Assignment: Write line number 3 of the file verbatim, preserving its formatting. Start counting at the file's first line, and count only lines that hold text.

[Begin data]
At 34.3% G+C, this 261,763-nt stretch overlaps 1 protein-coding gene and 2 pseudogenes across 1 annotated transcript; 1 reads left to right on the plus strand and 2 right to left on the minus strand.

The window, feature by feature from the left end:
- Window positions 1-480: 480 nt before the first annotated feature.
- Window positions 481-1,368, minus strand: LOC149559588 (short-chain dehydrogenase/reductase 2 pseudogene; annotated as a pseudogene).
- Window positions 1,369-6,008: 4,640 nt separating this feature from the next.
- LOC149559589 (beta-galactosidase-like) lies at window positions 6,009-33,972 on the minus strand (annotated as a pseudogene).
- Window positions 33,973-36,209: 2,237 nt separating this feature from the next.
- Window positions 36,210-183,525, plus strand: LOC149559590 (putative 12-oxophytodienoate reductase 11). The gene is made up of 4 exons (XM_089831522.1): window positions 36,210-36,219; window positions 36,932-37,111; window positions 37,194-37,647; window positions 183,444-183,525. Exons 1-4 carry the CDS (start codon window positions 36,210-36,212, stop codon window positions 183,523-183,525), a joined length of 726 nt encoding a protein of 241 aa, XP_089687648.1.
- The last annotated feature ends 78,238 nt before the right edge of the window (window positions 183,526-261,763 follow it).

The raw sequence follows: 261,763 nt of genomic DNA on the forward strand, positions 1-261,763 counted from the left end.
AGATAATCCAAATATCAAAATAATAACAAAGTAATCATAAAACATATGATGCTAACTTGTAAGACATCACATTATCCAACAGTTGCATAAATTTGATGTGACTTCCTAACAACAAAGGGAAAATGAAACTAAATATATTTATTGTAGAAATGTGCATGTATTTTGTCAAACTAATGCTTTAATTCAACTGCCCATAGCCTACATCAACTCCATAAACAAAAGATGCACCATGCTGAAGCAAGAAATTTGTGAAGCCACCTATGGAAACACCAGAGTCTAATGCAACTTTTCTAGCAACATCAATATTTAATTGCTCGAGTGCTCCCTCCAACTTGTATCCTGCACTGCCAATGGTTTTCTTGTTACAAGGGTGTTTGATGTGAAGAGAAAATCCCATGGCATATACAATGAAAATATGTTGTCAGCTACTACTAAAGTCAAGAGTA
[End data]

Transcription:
- Window positions 1-480: 480 nt before the first annotated feature.